To make matters worse, its nemeses, the ultra-sectarian Islamic State of Iraq and Syria (ISIS), and the al Qaeda in Arabian Peninsula (AQAP) have also managed to consolidate their power in the chaotic country. The Islamic Republic of Iran, a long-standing Saudi contender for ideological influence in the Middle East, is also stepping up support for the Houthis, their fellow Shiites. Thus, engulfed in a bitter intra-sectarian and inter-ethnic rivalry, the Saudis are desperate for help.

This hodge-podge of sectarian strife, spiced up by the entry of ISIS and AQAP, warrants a cautions and pragmatic policy by Pakistan. In its crusade against the so-called ‘terrorists’ in the country and region, Pakistan must not get carried away and adopt a blanket policy towards all insurgencies.

The Houthis, for example, are not the Taliban or al Qaeda, contrary to what the Saudis might suggest. They do not call for the establishment of an obscurantist and puritanical form of theocracy; instead they are fighting primarily to achieve socio-economic security, and just political representation which has long been denied to them by the dictatorial central government.

We must not, therefore, in principle, be privy to such a coalition. Since principles hardly matter when it comes to Pakistan’s foreign policy, Realpolitik may help deter us from yet another military adventure for two reasons.

First, Pakistan shares a long and porous border with Iran through its troubled province of Balochistan. With a separatist insurgency brewing in its own backyard, irking the Iranians by thwarting their attempts in Yemen could only turn out to be ominous. That Iranians would not retaliate by propping up the Baloch rebels (freedom fighters) is wishful thinking at best and naivety at its worst.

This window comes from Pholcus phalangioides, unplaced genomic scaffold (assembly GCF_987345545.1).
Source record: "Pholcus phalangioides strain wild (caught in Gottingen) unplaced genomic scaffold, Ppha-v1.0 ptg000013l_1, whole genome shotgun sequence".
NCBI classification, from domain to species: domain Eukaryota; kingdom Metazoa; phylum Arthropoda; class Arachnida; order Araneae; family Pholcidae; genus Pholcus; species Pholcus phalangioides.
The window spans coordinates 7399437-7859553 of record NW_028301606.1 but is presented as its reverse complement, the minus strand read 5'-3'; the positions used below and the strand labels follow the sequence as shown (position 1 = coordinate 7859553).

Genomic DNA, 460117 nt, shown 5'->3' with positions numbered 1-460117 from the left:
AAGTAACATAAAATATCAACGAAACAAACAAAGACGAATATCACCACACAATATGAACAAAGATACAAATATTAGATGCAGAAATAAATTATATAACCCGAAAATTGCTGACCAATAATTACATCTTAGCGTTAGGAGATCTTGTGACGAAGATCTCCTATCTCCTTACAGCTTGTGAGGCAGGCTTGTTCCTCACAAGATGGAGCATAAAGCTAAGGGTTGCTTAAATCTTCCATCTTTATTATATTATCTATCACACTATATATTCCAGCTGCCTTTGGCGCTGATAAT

Tensions have already been simmering under the surface of Pak-Iran bilateral relations over the issue of Pakistan’s alleged support for Sunni terrorist groups operating on Iranian soil, and this move will just add fuel to the fire.

Secondly, and more importantly, allying with the Saudis to take on ISIS, AQAP, and Houthis all at once, would only entangle Pakistan into a protracted and tiring war with the Middle-Eastern jihadists, leading to increased hostilities at home and abroad. If the blowback of the ‘Afghan Jihad’ in the 1980s seems lost in retrospect, the recent quagmire of the US, Saudi, Qatari, Jordanian, and Iranian forces battling both each other and the Syrian forces should refresh our memories.

After 70 years of precarious existence, far from what Jinnah envisaged as a democratic Muslim model, we are still grappling with core issues such as basic healthcare, a faltering education system, rampant corruption, and moral and cultural depravity.

Thus, it is time that we stopped meddling in others’ wars and started fighting our own.

Zulfikar Ali

Zulfikar Ali

He is a graduate student at International Christian University in Tokyo. His research interests include religion and conflict in South Asia and the Middle-East.

The views expressed by the writer and the reader comments do not necessarily reflect the views and policies of The Express Tribune.